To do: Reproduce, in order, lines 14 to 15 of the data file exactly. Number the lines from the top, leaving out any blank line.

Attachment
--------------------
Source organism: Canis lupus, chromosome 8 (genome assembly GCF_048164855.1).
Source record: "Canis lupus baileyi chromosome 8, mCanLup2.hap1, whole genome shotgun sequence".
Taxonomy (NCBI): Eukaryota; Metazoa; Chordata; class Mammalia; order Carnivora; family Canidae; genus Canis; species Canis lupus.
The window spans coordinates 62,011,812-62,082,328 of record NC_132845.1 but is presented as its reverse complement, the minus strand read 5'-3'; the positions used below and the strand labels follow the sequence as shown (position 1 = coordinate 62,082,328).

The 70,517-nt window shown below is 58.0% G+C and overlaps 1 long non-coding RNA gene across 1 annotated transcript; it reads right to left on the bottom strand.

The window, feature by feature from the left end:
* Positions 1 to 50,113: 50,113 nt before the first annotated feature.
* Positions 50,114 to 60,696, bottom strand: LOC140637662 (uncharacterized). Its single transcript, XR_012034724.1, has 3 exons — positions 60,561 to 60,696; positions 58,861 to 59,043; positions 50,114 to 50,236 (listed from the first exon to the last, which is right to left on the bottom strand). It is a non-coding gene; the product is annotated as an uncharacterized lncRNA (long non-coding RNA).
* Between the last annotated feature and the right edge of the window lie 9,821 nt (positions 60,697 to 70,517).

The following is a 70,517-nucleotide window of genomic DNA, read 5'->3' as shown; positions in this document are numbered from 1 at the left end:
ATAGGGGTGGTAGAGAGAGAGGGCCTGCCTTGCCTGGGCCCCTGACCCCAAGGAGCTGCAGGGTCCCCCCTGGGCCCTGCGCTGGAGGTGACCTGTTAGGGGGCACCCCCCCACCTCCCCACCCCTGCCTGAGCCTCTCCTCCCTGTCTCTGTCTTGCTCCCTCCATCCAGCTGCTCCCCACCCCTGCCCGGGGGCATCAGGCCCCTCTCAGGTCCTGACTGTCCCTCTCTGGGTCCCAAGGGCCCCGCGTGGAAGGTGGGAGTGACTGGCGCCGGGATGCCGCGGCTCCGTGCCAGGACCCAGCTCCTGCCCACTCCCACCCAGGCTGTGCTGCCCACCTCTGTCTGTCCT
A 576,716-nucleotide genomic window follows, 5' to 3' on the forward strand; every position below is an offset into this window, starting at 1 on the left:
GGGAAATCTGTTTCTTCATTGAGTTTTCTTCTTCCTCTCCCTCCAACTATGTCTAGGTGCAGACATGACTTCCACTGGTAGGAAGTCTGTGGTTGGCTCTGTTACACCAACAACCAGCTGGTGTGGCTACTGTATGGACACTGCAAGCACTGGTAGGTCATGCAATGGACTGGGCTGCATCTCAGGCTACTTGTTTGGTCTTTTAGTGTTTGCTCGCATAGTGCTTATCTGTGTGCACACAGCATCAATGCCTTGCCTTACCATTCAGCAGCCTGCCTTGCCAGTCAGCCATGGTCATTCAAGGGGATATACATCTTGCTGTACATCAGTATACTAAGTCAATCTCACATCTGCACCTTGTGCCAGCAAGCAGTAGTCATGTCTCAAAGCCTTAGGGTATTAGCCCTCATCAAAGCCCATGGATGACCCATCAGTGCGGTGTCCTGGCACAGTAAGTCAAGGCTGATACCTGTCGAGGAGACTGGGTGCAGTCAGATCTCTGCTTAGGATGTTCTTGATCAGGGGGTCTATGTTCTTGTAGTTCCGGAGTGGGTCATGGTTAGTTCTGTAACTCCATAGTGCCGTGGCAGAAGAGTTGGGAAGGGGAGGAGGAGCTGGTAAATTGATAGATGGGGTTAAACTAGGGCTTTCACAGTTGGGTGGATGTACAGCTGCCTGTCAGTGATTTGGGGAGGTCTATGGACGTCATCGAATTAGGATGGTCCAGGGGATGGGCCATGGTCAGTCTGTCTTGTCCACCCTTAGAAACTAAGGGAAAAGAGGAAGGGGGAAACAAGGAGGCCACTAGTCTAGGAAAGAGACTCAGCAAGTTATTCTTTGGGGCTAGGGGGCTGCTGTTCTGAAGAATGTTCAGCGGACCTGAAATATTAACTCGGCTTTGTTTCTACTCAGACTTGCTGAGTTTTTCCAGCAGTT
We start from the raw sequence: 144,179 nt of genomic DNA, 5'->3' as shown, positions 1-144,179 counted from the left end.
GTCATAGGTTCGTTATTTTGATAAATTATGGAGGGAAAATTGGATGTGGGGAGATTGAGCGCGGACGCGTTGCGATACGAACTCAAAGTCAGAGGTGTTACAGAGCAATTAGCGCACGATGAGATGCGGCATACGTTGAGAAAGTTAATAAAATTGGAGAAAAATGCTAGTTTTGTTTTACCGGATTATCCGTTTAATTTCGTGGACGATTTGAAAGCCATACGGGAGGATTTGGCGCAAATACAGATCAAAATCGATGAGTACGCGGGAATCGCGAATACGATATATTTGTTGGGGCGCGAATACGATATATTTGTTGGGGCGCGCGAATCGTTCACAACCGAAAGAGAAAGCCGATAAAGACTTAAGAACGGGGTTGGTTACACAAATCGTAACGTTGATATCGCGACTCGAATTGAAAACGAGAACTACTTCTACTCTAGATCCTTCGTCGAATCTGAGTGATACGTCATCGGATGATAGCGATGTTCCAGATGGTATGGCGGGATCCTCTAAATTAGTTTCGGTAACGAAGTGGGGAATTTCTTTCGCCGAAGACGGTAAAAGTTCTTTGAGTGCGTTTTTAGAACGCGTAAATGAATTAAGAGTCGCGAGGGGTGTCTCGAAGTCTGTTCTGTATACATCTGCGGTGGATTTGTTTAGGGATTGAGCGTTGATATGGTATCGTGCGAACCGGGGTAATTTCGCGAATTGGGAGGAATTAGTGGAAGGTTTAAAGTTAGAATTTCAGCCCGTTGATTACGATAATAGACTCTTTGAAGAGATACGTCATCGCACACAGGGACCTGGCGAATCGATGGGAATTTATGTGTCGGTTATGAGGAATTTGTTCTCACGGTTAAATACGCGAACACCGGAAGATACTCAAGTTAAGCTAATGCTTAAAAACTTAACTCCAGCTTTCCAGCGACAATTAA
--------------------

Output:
We start from the raw sequence: 144,179 nt of genomic DNA, 5'->3' as shown, positions 1-144,179 counted from the left end.
GTCATAGGTTCGTTATTTTGATAAATTATGGAGGGAAAATTGGATGTGGGGAGATTGAGCGCGGACGCGTTGCGATACGAACTCAAAGTCAGAGGTGTTACAGAGCAATTAGCGCACGATGAGATGCGGCATACGTTGAGAAAGTTAATAAAATTGGAGAAAAATGCTAGTTTTGTTTTACCGGATTATCCGTTTAATTTCGTGGACGATTTGAAAGCCATACGGGAGGATTTGGCGCAAATACAGATCAAAATCGATGAGTACGCGGGAATCGCGAATACGATATATTTGTTGGGGCGCGAATACGATATATTTGTTGGGGCGCGCGAATCGTTCACAACCGAAAGAGAAAGCCGATAAAGACTTAAGAACGGGGTTGGTTACACAAATCGTAACGTTGATATCGCGACTCGAATTGAAAACGAGAACTACTTCTACTCTAGATCCTTCGTCGAATCTGAGTGATACGTCATCGGATGATAGCGATGTTCCAGATGGTATGGCGGGATCCTCTAAATTAGTTTCGGTAACGAAGTGGGGAATTTCTTTCGCCGAAGACGGTAAAAGTTCTTTGAGTGCGTTTTTAGAACGCGTAAATGAATTAAGAGTCGCGAGGGGTGTCTCGAAGTCTGTTCTGTATACATCTGCGGTGGATTTGTTTAGGGATTGAGCGTTGATATGGTATCGTGCGAACCGGGGTAATTTCGCGAATTGGGAGGAATTAGTGGAAGGTTTAAAGTTAGAATTTCAGCCCGTTGATTACGATAATAGACTCTTTGAAGAGATACGTCATCGCACACAGGGACCTGGCGAATCGATGGGAATTTATGTGTCGGTTATGAGGAATTTGTTCTCACGGTTAAATACGCGAACACCGGAAGATACTCAAGTTAAGCTAATGCTTAAAAACTTAACTCCAGCTTTCCAGCGACAATTAA